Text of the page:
|Tropes, Semantic Text Analysis - Online Reference Manual|
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Tropes carries out different sorts of text analyses:
Among other things, statistics are used to build the graphs and to lay out the results.
The Frequent word categories and the Text Style are obtained by comparing the distribution of the occurrence frequency of the categories observed in the text with linguistic production norms. These norms have been elaborated after studying a great number of different texts. They are stored into specific in-built tables.
The Equivalent classes group together closely related References (common nouns, proper nouns, trademarks) appearing frequently throughout the text. For example, “father” and “mother” are grouped together into the “family” class.
The Reference fields group together the words comprising the Equivalent classes in order to enable the software to elaborate a representation of the context. To achieve this, the Semantic equivalents dictionary of Tropes is composed of three different classification levels. At the lower level are the References, which are next merged more broadly into Reference fields 2, which, in turn, are merged into Reference fields 1.
In the example below, the word “Lord Chancellor” belongs to the “minister” Reference, included in the “government” field 2, which is part of the “politics” field 1. The “politics” field 1 includes broader concepts, such as “political system”, “foreign policy”, etc.
|Fields 1||Fields 2||References||Words|
|Politics||Government||Federal government||Federal government|
|Politics||Government||Head of Government||Head of Government|
|Politics||Government||Head of Government||Prime Minister|
|Politics||Government||Minister||Secretary of State|
Most of the analyses made by Tropes being statistical, the software is sensitive to the amount of text to be processed.
If your corpus consists of files containing very short texts (under one page), the results will probably not be significant and the software may have some difficulty in resolving semantic ambiguities (there will not be enough words to clarify the implicit concepts). If you work on a reasonable number of short texts, we recommend that you put them together in a single file. If you work on a great number of short texts, put them in several files, where you can group them in chronological order, for instance.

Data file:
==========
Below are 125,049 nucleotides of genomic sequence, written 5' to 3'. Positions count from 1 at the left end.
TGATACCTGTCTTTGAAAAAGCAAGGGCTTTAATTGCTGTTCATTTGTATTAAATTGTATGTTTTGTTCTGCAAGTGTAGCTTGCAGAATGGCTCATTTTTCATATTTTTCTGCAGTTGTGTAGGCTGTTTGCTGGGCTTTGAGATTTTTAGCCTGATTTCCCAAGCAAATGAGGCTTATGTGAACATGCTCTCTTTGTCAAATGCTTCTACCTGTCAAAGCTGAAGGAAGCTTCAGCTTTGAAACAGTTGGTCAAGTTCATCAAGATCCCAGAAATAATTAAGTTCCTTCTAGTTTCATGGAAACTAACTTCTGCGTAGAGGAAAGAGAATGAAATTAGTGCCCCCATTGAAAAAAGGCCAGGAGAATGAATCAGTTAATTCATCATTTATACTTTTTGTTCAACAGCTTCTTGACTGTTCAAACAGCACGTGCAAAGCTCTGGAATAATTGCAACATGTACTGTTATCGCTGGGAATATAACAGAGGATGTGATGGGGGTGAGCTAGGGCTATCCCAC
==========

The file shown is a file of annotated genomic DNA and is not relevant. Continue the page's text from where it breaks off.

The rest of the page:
Otherwise, if your corpus consists of files containing very long texts (over 100 pages) and/or composed of utterances referring to completely different contexts, the pertinence of the results may be affected: the discourses get mixed up. When working on rather substantial corpora, try to divide them - as much as possible - into files that do not exceed a few hundred pages. You can use a Scenario to merge the results obtained by the analysis of several files (see Zoom Reference manual).
A few “symptoms” indicate that the corpus you are analyzing is too substantial:
- It takes more than one minute for Tropes to process the text.
- The Equivalent classes are hardly usable: they often contain words of different meanings.
- Tropes has not detected any significant Actant, and this fact cannot be explained by the intensive use of personal pronouns.
Important note: because of inner technical limits of the software, some References classes may not be displayed if the text is very long.
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